Tell me about traveling to South Korea?

I might need to travel there on behalf of a client. Anything thing I should know concerning travel (from U.S.), culture, safety? What are the better hotels like?

Anything else I should know?

Thanks.

Have you ever traveled to Asia before? Beijing? Tokyo? Hong Kong? SK is a thoroughly modern country and is relatively easy to get around in. It’s fairly safe and the culture is very western so you shouldn’t have any problems. Seoul is a large city and it’s easy to get lost if you don’t know where you are going, fortunately many people there speak English.

As far as hotels go they have a large variety from the very basic to the exceedingly expensive. It really depends on what you are looking for. A large American business hotel chain, such as Hilton, Sheraton or Marriott is probably a safe bet.

What city are you going to? Or are you going to be out in the countryside somewhere? If you’re going to Seoul, think of it as New York except safer, cleaner, and more technologically advanced. The better hotels are identical to better hotels in the US or anywhere else.

I spent about a week last year in SK, visiting Seoul, Daegu, Gyeongju and Busan, then taking the ferry to Fukuoka in Japan to spend about 12 days there.

  • It’s a safe, modern country, with pretty much all the facilities you’ll need. (Though I did have a bit of trouble finding a coin laundry in Busan). People at tourist-oriented facilities will almost always speak English, and signs and announcements (e.g., on trains) will often be in Korean, Chinese, Japanese and English.

  • Take the subway from Seoul-Incheon Airport to downtown Seoul: it’s fast and cheap considering the long distance. Take the Korea Train Express (KTX) between most of the major cities: it’s very similar to the Shinkansen in Japan, but much cheaper.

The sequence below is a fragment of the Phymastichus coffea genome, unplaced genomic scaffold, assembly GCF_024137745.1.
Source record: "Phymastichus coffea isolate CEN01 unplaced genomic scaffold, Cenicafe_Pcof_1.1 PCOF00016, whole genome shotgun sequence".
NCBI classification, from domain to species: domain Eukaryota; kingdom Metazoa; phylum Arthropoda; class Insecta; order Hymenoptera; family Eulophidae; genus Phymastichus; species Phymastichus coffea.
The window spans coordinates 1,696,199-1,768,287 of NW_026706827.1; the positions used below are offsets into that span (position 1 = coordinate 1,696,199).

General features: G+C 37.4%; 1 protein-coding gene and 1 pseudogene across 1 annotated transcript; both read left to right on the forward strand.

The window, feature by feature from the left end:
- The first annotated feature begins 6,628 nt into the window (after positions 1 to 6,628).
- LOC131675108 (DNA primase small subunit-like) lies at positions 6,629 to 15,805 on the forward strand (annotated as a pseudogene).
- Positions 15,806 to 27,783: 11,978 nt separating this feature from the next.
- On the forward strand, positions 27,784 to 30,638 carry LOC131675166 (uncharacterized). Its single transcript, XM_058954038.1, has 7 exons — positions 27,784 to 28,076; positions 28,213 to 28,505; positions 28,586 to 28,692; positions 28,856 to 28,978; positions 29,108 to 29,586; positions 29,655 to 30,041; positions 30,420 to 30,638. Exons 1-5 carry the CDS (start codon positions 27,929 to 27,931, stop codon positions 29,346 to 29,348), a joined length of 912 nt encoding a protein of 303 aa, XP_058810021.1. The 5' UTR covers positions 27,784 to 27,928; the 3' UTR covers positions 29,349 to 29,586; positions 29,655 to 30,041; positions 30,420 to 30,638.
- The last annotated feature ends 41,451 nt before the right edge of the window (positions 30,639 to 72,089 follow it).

• Much of the food is very spicy, and a typical meal includes several side dishes, always including kimchee (pickled cabbage). If you don’t like spicy food, then bibimbap is a safe choice: it’s a variety of dishes served with rice that you mix together in your bowl – they supply you with some chili sauce to add. But you don’t need to add it.

  • Prices have lots of zeroes in them, because 1 US dollar is worth about 1,200 Soth Korea Won. To get a rough idea of how much things really cost, just delete the last three zeroes.

I lived there for almost two years.

Hotels come in two basic types: the nice ones, and the cheap ones called love hotels. There’s not much at all in between. Love hotels have this distinctive mark on their signage:

http://lateralmovements.com/wp-content/uploads/Typepad%20Blog%20Images/Love%20Motel%20sign.png

So that’s probably not what you want. (Actually despite their reputation and the weirdness of paying through a slot so you’re face can’t be seen, the rooms themselves are pretty much the same as budget hotels back home.)

If you want kimbap, bibimbap or rice dishes, look for orange signs that typically have anthropomorphic food characters on them like this one: https://fashionsastranger.files.wordpress.com/2010/08/kimbap.jpeg

You’ll also see a lot of "HOF"s which are more like bars/pubs but they do have pretty good food.

If you want Western food you’ll find TGI Friday’s, Outback, Pizza Hut, Domino’s, Dunkin Donuts, KFC, Burger King and McDonalds. There’s another fast food place you’ll see a lot called Lotteria which I do not recommend.

If you want anything you’d normally find in a Wal-Mart, look for E-Mart with their yellow signage: http://img1.wikia.nocookie.net/__cb20130313225526/althistory/images/f/fd/EMart_Yongin_Branch.jpg E-Marts will usually have a food court of some kind.

Don’t tip in South Korea, it’s not done there.

The country is incredibly safe for visitors as street crime is very rare. Most crime in South Korea is of the institutional corruption kind. You might be surprised to see the number of children running around alone after school.

You can check this site (in Korean, get a tourist help desk rep to help you) to find them. When I stay in Busan, I usually stay at a 여관 (inn) because it’s super-cheap, clean, and conveniently located, but has no laundry service or washing machines. I usually use the coin laundry near Kyungsung University–Pukyong National University Station on Line 2.